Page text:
Linear Performance Pricing (LPP)



The percentage of suppliers under contract is not enough if you want to evaluate the application of various agreements. The cost/value correlation or Linear Performance Pricing (LPP) provides insight into the actual implementation of contracts. It evaluates:

  • Compliance with contracts, based on the number of lines (in the management software) invoiced outside the reference prices;
  • The share of overruns noted in the total costs. 



Non-contractual purchase rate



This gives a precise indication of the adherence of business lines to the company's purchasing strategy. It verifies that buyers are complying with the procedures for managing supply contracts. This indicator follows two variables: 

  • The part of the costs incurred outside the contract when a contract has been concluded;
  • The price difference or cost represented by this type of expenditure.
  • Duration of the purchase process


Keeping close tabs on the duration of the order process will allow you to find ways to speed up the processing of purchases. This indicator precisely indicates the steps where deadlines are not being met. It can highlight a need for training of buyers regarding: 

  • Drafting of requests;
  • Validation of requests;
  • Production and transmission of purchase orders.



Internal customer satisfaction



Internal customer satisfaction is a priority for the purchasing function. Purchases made by the company, in particular indirect purchases impact all of a company's business lines. They contribute to employee well-being, quality of work life (QWL), safety and performance.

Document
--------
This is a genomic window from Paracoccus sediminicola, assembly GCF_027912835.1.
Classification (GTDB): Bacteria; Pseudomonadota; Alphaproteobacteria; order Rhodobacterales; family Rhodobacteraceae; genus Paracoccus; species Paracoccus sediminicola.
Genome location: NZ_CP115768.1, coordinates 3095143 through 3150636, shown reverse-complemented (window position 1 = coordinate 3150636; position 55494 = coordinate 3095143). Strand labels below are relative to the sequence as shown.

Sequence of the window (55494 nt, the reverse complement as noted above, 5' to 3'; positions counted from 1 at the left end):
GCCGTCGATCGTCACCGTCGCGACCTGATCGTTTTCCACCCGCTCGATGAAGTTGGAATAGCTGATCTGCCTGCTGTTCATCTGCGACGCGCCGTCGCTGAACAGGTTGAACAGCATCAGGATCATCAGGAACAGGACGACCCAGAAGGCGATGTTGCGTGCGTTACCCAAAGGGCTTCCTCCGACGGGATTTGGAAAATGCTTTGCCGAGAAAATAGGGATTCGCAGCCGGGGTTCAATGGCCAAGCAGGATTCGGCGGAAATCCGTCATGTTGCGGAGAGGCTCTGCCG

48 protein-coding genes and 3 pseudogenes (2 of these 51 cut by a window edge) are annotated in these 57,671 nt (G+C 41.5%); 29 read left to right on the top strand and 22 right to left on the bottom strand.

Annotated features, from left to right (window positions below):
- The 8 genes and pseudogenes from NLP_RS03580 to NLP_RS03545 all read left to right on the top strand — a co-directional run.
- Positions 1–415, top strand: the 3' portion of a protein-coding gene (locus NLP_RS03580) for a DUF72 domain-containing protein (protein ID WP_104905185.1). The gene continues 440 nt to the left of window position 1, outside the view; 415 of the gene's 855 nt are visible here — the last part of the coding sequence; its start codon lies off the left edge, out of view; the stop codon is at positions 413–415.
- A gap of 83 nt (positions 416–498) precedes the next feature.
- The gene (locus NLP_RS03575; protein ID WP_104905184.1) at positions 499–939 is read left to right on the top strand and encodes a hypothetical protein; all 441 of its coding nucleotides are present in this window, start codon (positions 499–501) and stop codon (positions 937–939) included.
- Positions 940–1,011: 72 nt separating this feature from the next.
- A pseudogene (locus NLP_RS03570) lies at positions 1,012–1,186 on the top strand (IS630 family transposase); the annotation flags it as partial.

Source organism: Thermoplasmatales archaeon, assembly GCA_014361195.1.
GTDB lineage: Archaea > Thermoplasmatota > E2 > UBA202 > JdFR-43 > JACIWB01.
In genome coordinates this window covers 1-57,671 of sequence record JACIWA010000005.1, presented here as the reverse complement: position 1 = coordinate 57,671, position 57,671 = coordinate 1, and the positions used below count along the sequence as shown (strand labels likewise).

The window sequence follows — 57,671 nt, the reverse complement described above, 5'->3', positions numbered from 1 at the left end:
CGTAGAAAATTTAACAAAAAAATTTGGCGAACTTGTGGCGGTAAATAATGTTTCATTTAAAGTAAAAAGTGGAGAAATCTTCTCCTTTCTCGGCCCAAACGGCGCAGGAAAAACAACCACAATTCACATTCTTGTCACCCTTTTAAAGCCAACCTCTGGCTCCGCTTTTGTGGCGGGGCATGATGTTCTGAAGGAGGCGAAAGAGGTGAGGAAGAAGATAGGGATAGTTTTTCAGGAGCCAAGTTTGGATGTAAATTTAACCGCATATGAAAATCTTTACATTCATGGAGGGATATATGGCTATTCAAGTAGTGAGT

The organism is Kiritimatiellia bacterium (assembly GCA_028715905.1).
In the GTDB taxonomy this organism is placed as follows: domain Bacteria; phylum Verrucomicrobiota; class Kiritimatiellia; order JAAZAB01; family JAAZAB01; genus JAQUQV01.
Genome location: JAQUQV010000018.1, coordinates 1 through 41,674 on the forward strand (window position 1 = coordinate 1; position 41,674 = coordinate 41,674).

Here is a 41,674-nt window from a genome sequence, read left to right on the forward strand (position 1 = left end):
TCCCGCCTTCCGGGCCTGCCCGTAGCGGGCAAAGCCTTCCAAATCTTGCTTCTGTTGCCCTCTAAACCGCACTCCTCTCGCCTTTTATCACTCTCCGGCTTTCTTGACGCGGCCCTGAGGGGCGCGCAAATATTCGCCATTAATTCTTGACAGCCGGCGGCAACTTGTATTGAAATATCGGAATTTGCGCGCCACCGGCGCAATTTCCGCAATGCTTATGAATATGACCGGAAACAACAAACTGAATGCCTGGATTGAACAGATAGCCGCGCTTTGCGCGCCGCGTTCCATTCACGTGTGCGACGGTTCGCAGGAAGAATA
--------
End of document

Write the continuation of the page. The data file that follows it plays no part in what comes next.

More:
To assess employee satisfaction, the purchasing department may, for example, monitor: 

  • The number of projects where purchasing teams have to deal with upstream expenses;
  • The number of requests received from business divisions. 



The percentage of suppliers with an adequate corporate social responsibility (CSR) approach



Is your company committed to a responsible purchasing strategy? Determining the share of your suppliers who adhere to a CSR approach will allow you to reduce environmental, human, economic and social risks.


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Why implement a responsible purchasing approach?

You will be able to respond to your customers' concerns by taking concrete action to protect the environment. You will learn more about all the topics related to sustainable development. When combined with a good CSR strategy, responsible purchasing helps a company to better manage any risks.


Discover Mooncard, a solution that simplifies the management of business expenses, from payments to accounting integration. Request a free, no-obligation demo of our innovative corporate cards! A Mooncard advisor will be happy to explain all the features and benefits. 

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Gregoire Serre

Gregoire Serre

Grégoire Serre has been a financial analyst at Mooncard since 2021. He previously worked at Ernest & Young and Heineken, gaining solid experience in the finance and audit sectors. He is passionate about economics, accounting and entrepreneurship.